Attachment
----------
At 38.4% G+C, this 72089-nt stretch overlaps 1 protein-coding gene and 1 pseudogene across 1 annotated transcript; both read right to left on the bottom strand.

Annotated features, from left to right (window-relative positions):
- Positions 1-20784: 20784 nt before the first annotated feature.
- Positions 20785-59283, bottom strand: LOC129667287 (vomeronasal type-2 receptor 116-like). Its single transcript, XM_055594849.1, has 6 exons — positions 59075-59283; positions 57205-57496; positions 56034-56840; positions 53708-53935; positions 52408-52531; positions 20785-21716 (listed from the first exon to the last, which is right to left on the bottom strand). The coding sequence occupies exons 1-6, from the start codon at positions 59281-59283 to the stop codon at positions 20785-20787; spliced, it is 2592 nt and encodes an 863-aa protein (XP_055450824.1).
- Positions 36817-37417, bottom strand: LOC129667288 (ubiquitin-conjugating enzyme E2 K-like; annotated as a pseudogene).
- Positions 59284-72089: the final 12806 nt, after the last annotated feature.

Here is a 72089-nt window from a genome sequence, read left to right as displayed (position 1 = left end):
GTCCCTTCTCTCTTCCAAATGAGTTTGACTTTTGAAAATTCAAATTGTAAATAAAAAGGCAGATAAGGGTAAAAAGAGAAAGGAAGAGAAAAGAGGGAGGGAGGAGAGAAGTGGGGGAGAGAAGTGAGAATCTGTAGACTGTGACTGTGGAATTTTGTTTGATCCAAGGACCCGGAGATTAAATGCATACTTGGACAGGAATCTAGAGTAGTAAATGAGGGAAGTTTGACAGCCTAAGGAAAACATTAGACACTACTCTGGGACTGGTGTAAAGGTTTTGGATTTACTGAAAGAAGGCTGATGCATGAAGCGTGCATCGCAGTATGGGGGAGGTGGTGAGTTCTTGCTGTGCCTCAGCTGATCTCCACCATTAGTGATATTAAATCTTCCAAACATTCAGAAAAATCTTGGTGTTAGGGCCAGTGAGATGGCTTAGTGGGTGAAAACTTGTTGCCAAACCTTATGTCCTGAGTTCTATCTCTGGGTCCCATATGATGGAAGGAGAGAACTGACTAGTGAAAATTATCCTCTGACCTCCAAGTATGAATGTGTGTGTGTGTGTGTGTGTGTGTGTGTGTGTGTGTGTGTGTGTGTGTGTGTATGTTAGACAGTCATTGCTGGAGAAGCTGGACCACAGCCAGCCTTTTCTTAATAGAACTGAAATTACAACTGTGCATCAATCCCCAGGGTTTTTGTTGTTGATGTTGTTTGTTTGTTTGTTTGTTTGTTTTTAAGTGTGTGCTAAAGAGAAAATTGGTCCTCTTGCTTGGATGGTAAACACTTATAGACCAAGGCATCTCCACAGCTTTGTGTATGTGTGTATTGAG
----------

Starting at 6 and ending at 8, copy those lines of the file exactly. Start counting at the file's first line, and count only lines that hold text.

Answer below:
- Positions 59284-72089: the final 12806 nt, after the last annotated feature.

Here is a 72089-nt window from a genome sequence, read left to right as displayed (position 1 = left end):
GTCCCTTCTCTCTTCCAAATGAGTTTGACTTTTGAAAATTCAAATTGTAAATAAAAAGGCAGATAAGGGTAAAAAGAGAAAGGAAGAGAAAAGAGGGAGGGAGGAGAGAAGTGGGGGAGAGAAGTGAGAATCTGTAGACTGTGACTGTGGAATTTTGTTTGATCCAAGGACCCGGAGATTAAATGCATACTTGGACAGGAATCTAGAGTAGTAAATGAGGGAAGTTTGACAGCCTAAGGAAAACATTAGACACTACTCTGGGACTGGTGTAAAGGTTTTGGATTTACTGAAAGAAGGCTGATGCATGAAGCGTGCATCGCAGTATGGGGGAGGTGGTGAGTTCTTGCTGTGCCTCAGCTGATCTCCACCATTAGTGATATTAAATCTTCCAAACATTCAGAAAAATCTTGGTGTTAGGGCCAGTGAGATGGCTTAGTGGGTGAAAACTTGTTGCCAAACCTTATGTCCTGAGTTCTATCTCTGGGTCCCATATGATGGAAGGAGAGAACTGACTAGTGAAAATTATCCTCTGACCTCCAAGTATGAATGTGTGTGTGTGTGTGTGTGTGTGTGTGTGTGTGTGTGTGTGTGTGTGTGTGTATGTTAGACAGTCATTGCTGGAGAAGCTGGACCACAGCCAGCCTTTTCTTAATAGAACTGAAATTACAACTGTGCATCAATCCCCAGGGTTTTTGTTGTTGATGTTGTTTGTTTGTTTGTTTGTTTGTTTTTAAGTGTGTGCTAAAGAGAAAATTGGTCCTCTTGCTTGGATGGTAAACACTTATAGACCAAGGCATCTCCACAGCTTTGTGTATGTGTGTATTGAG